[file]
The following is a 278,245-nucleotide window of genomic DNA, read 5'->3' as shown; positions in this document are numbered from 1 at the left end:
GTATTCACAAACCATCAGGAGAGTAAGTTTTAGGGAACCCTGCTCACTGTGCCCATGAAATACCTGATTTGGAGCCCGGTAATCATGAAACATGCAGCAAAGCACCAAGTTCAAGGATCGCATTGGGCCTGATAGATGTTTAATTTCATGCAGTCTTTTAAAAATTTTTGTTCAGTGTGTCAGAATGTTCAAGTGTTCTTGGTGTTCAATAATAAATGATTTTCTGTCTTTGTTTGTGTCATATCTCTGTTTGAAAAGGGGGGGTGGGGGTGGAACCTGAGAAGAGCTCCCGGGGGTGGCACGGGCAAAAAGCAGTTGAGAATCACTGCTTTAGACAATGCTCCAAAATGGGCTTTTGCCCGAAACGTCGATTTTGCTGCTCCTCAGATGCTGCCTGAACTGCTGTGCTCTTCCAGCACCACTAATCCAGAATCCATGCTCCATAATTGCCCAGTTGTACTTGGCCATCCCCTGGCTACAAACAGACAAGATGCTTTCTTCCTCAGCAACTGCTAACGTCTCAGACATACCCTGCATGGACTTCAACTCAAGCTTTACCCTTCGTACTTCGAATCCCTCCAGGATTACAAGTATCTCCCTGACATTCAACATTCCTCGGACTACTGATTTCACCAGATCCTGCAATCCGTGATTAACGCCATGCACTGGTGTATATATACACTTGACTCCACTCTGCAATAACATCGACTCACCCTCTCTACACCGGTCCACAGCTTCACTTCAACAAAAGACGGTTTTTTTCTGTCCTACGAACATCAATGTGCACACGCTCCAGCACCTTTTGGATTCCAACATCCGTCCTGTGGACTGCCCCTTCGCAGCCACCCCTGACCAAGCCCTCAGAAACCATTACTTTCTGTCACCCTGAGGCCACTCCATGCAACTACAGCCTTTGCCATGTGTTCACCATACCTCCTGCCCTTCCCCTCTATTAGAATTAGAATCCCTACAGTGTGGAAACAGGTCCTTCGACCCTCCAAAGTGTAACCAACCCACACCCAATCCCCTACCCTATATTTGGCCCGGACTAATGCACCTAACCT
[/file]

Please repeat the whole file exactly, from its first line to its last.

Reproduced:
The following is a 278,245-nucleotide window of genomic DNA, read 5'->3' as shown; positions in this document are numbered from 1 at the left end:
GTATTCACAAACCATCAGGAGAGTAAGTTTTAGGGAACCCTGCTCACTGTGCCCATGAAATACCTGATTTGGAGCCCGGTAATCATGAAACATGCAGCAAAGCACCAAGTTCAAGGATCGCATTGGGCCTGATAGATGTTTAATTTCATGCAGTCTTTTAAAAATTTTTGTTCAGTGTGTCAGAATGTTCAAGTGTTCTTGGTGTTCAATAATAAATGATTTTCTGTCTTTGTTTGTGTCATATCTCTGTTTGAAAAGGGGGGGTGGGGGTGGAACCTGAGAAGAGCTCCCGGGGGTGGCACGGGCAAAAAGCAGTTGAGAATCACTGCTTTAGACAATGCTCCAAAATGGGCTTTTGCCCGAAACGTCGATTTTGCTGCTCCTCAGATGCTGCCTGAACTGCTGTGCTCTTCCAGCACCACTAATCCAGAATCCATGCTCCATAATTGCCCAGTTGTACTTGGCCATCCCCTGGCTACAAACAGACAAGATGCTTTCTTCCTCAGCAACTGCTAACGTCTCAGACATACCCTGCATGGACTTCAACTCAAGCTTTACCCTTCGTACTTCGAATCCCTCCAGGATTACAAGTATCTCCCTGACATTCAACATTCCTCGGACTACTGATTTCACCAGATCCTGCAATCCGTGATTAACGCCATGCACTGGTGTATATATACACTTGACTCCACTCTGCAATAACATCGACTCACCCTCTCTACACCGGTCCACAGCTTCACTTCAACAAAAGACGGTTTTTTTCTGTCCTACGAACATCAATGTGCACACGCTCCAGCACCTTTTGGATTCCAACATCCGTCCTGTGGACTGCCCCTTCGCAGCCACCCCTGACCAAGCCCTCAGAAACCATTACTTTCTGTCACCCTGAGGCCACTCCATGCAACTACAGCCTTTGCCATGTGTTCACCATACCTCCTGCCCTTCCCCTCTATTAGAATTAGAATCCCTACAGTGTGGAAACAGGTCCTTCGACCCTCCAAAGTGTAACCAACCCACACCCAATCCCCTACCCTATATTTGGCCCGGACTAATGCACCTAACCT